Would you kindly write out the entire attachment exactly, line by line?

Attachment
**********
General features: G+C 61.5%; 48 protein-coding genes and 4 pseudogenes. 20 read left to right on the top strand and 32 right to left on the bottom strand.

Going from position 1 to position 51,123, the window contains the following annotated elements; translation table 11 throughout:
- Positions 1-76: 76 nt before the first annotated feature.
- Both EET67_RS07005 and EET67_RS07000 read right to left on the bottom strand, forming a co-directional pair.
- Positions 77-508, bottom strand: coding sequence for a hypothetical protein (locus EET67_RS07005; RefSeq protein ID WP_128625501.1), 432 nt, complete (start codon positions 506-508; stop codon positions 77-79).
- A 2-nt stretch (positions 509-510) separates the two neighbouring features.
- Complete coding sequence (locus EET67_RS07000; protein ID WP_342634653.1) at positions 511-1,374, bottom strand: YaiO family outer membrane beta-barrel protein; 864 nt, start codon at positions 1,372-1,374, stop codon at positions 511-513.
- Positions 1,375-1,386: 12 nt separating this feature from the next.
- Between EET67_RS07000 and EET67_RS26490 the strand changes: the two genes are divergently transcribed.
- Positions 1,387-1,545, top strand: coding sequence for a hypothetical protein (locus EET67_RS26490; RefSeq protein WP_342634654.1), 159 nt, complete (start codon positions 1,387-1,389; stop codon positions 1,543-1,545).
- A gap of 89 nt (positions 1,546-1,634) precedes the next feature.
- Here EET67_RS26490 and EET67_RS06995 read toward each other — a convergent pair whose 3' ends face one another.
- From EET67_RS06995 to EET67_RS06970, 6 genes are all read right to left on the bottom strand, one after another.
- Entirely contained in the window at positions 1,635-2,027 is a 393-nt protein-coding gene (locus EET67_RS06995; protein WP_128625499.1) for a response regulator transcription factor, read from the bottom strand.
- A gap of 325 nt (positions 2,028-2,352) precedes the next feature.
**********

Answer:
General features: G+C 61.5%; 48 protein-coding genes and 4 pseudogenes. 20 read left to right on the top strand and 32 right to left on the bottom strand.

Going from position 1 to position 51,123, the window contains the following annotated elements; translation table 11 throughout:
- Positions 1-76: 76 nt before the first annotated feature.
- Both EET67_RS07005 and EET67_RS07000 read right to left on the bottom strand, forming a co-directional pair.
- Positions 77-508, bottom strand: coding sequence for a hypothetical protein (locus EET67_RS07005; RefSeq protein ID WP_128625501.1), 432 nt, complete (start codon positions 506-508; stop codon positions 77-79).
- A 2-nt stretch (positions 509-510) separates the two neighbouring features.
- Complete coding sequence (locus EET67_RS07000; protein ID WP_342634653.1) at positions 511-1,374, bottom strand: YaiO family outer membrane beta-barrel protein; 864 nt, start codon at positions 1,372-1,374, stop codon at positions 511-513.
- Positions 1,375-1,386: 12 nt separating this feature from the next.
- Between EET67_RS07000 and EET67_RS26490 the strand changes: the two genes are divergently transcribed.
- Positions 1,387-1,545, top strand: coding sequence for a hypothetical protein (locus EET67_RS26490; RefSeq protein WP_342634654.1), 159 nt, complete (start codon positions 1,387-1,389; stop codon positions 1,543-1,545).
- A gap of 89 nt (positions 1,546-1,634) precedes the next feature.
- Here EET67_RS26490 and EET67_RS06995 read toward each other — a convergent pair whose 3' ends face one another.
- From EET67_RS06995 to EET67_RS06970, 6 genes are all read right to left on the bottom strand, one after another.
- Entirely contained in the window at positions 1,635-2,027 is a 393-nt protein-coding gene (locus EET67_RS06995; protein WP_128625499.1) for a response regulator transcription factor, read from the bottom strand.
- A gap of 325 nt (positions 2,028-2,352) precedes the next feature.